Margaret Harrison, Managing Director of Our HR Company, believes engagement is the key to productivity. In this article she provides three strategies to tap into employees' latent discretionary effort and lift engagement.
For months now we have been overwhelmed by news and opinion pieces saying we must lift our productivity in order to be more competitive. It is also widely reported that Australia's productivity has been falling for the past decade regardless of which IR regime has been in place. To add to the talk about decreasing productivity, we have the Fair Work Act review telling us that it's all about management capability and there's nothing in the current IR world that is hampering productivity. All this talk no doubt stimulates discussion between economists and opinion makers, but what does it mean for business?
It is time for business to take up the productivity challenge. Most people think productivity is being asked to do more with less, and for less reward. While productivity is measured in a variety of ways depending on industry type,
Boston Consulting calculates "the market is anticipating no change in the poor performance of Australian CEO's", and Right Management points out that "companies failing to address staff engagement were generally less profitable". But how does business translate this into practice?
There are three critical elements to driving employee engagement:
1. Invest in management training
Engagement is largely a management issue and unfortunately it is often overlooked by Australian businesses. One of the first things to be cut in hard fiscal times is the training budget which impacts on the continuous learning required to improve and grow management capability. On-the-job training can work well to raise the performance of managers who in turn will become CEO's, but only if senior management provides middle managers with the tools and support to innovate and challenge 'business as usual' thinking. While senior managers stifle innovation and creativity in the ranks below, and our reward structures continue to reward mediocrity, it is easy to blame IR when productivity fails to improve. Will we ever be brave enough to follow Tom Peters and "Reward excellent failures. Punish mediocre successes?"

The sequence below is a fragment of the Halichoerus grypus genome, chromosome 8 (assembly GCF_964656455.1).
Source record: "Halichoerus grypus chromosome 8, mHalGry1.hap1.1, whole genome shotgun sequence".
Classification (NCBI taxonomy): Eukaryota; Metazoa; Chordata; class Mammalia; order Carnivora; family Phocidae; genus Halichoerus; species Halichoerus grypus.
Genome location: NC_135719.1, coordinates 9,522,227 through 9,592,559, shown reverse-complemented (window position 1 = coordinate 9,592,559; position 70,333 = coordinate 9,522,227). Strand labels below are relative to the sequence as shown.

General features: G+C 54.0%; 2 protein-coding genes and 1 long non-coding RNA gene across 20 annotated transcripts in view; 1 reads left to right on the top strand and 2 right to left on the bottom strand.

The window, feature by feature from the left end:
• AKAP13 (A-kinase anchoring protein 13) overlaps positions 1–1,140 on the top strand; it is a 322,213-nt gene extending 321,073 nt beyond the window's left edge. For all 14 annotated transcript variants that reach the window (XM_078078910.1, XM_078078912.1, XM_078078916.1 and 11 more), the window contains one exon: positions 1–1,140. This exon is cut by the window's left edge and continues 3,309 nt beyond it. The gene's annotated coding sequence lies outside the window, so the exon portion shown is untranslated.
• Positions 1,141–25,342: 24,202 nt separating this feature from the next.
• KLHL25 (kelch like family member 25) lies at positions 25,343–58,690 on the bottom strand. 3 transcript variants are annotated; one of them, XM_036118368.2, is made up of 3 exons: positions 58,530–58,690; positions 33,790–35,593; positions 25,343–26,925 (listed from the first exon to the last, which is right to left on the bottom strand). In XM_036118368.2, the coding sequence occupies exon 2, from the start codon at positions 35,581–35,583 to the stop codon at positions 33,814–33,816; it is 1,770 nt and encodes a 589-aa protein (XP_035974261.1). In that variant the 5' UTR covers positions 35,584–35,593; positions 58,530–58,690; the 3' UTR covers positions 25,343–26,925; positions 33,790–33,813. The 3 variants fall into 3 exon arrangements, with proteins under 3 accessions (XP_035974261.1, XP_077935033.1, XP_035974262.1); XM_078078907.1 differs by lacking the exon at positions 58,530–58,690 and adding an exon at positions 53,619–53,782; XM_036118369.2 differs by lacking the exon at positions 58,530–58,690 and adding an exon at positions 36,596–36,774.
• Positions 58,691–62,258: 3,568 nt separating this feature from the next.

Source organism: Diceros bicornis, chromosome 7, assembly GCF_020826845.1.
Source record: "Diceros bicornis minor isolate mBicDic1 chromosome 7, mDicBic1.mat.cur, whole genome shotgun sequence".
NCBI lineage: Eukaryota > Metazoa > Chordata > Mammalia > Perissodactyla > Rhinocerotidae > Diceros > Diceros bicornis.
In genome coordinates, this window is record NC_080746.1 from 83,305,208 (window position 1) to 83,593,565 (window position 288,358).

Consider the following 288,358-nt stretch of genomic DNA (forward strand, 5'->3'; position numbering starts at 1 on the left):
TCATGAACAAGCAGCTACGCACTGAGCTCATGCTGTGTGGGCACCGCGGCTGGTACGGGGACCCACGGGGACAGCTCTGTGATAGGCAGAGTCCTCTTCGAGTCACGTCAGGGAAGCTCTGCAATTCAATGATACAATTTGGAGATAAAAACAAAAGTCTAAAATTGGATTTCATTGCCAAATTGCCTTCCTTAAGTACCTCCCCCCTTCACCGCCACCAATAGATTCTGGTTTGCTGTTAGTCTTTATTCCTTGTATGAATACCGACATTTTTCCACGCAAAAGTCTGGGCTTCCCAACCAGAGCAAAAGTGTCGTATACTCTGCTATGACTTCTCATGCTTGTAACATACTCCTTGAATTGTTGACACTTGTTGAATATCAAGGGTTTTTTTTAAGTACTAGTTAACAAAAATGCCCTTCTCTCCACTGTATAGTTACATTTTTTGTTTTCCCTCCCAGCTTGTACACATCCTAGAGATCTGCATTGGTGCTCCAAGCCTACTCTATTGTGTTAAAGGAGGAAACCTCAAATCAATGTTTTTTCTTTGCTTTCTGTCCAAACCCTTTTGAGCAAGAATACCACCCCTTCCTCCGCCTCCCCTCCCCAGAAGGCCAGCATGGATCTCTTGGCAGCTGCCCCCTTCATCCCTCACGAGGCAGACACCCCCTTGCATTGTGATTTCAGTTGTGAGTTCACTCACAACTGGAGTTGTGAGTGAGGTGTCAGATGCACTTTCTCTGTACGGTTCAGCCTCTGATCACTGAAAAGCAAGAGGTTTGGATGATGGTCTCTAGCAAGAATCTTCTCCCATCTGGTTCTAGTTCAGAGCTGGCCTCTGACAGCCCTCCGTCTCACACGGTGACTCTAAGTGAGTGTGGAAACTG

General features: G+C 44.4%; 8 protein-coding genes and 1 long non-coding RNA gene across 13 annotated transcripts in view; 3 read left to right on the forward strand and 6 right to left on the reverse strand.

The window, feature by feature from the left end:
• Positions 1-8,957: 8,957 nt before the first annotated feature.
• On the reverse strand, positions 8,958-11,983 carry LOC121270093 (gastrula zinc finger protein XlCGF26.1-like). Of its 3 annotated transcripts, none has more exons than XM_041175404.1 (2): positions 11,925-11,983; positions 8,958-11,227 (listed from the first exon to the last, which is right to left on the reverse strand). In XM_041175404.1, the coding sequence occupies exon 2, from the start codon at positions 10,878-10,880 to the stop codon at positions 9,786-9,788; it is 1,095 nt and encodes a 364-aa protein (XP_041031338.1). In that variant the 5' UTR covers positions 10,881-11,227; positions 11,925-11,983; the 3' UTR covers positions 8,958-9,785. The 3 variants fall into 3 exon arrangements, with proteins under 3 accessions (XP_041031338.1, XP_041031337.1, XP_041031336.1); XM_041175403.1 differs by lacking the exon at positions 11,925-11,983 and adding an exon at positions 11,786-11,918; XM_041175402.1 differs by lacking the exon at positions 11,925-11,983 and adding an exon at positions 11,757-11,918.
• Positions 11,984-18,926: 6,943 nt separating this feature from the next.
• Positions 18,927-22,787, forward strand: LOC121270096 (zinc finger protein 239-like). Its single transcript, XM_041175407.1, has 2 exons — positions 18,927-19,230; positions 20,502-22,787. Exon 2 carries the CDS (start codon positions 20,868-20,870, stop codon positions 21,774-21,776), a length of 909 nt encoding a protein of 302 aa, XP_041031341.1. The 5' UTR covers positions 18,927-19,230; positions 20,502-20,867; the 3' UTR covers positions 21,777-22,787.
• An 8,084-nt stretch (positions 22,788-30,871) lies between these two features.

2. Present the company's strategy in a clear, concise and appealing way
Clarity and focus around business priorities and direction drives performance and productivity. All managers need to be involved in this process and it cannot be left entirely to the CEO (although it is imperative that it is led by the CEO). People are passionate about their work and nobody goes to work to do a bad job, but without being engaged to the company and its objectives, an employee will do only what is required and what one can get away with. It is doubtful that productivity will be increased unless the end strategy can be envisioned in a way that is plausible to people at all levels within an organisation.
3. Connect with people both intellectually and emotionally
When people feel they have meaningful jobs, and can see how those jobs fit into the bigger picture or the overall business journey, they will be more willing to engage with managers and the business as a whole. To engage people both intellectually and emotionally requires new ways of thinking and new ways of communicating the business strategy to all levels within an organisation. This level of engagement is essential to lift our productivity.
And what will be the reward for increased employee engagement?
improved customer service
attraction of high calibre staff
All leading to a distinct competitive advantage.
There are several organisations that have successfully engaged their workforce and are reaping these benefits. Virgin has found the way and taken Richard Branson's "screw business as usual" to heart. They understand the value of good employee engagement and closely guard their competitive advantage. Packer's Crown has the means to create and place ads that herald their achievements which in turn, help connect employees to the bigger picture and make them proud to be part of it; they are part of entertainment and tourism industries, rather than simply a dealer in a gaming venue.
And now its your turn to take on the productivity challenge, starting with employee engagement.
Margaret Harrison is Managing Director of Our HR Company and former Director Human Resources at adidas Australia. Our HR Company's product 'Making the Connection' aligns and engages people with the corporate strategy.